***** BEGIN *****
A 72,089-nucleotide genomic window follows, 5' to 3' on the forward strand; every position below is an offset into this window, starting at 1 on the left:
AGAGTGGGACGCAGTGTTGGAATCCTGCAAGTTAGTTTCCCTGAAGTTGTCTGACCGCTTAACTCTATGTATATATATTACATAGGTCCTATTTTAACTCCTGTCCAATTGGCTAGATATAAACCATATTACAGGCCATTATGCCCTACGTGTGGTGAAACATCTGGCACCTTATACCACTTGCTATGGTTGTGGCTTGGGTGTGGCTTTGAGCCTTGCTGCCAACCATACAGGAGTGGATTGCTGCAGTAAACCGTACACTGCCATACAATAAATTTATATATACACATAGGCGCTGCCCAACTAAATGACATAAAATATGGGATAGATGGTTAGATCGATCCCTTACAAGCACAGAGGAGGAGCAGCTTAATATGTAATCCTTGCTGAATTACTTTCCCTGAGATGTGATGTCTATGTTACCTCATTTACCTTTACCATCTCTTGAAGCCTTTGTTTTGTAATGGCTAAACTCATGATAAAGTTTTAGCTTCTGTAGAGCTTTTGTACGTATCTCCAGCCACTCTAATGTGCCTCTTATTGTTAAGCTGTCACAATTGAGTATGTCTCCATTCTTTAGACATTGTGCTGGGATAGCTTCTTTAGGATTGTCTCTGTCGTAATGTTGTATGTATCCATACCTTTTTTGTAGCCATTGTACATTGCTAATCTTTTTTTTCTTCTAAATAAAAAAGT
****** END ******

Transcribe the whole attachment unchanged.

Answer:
A 72,089-nucleotide genomic window follows, 5' to 3' on the forward strand; every position below is an offset into this window, starting at 1 on the left:
AGAGTGGGACGCAGTGTTGGAATCCTGCAAGTTAGTTTCCCTGAAGTTGTCTGACCGCTTAACTCTATGTATATATATTACATAGGTCCTATTTTAACTCCTGTCCAATTGGCTAGATATAAACCATATTACAGGCCATTATGCCCTACGTGTGGTGAAACATCTGGCACCTTATACCACTTGCTATGGTTGTGGCTTGGGTGTGGCTTTGAGCCTTGCTGCCAACCATACAGGAGTGGATTGCTGCAGTAAACCGTACACTGCCATACAATAAATTTATATATACACATAGGCGCTGCCCAACTAAATGACATAAAATATGGGATAGATGGTTAGATCGATCCCTTACAAGCACAGAGGAGGAGCAGCTTAATATGTAATCCTTGCTGAATTACTTTCCCTGAGATGTGATGTCTATGTTACCTCATTTACCTTTACCATCTCTTGAAGCCTTTGTTTTGTAATGGCTAAACTCATGATAAAGTTTTAGCTTCTGTAGAGCTTTTGTACGTATCTCCAGCCACTCTAATGTGCCTCTTATTGTTAAGCTGTCACAATTGAGTATGTCTCCATTCTTTAGACATTGTGCTGGGATAGCTTCTTTAGGATTGTCTCTGTCGTAATGTTGTATGTATCCATACCTTTTTTGTAGCCATTGTACATTGCTAATCTTTTTTTTCTTCTAAATAAAAAAGT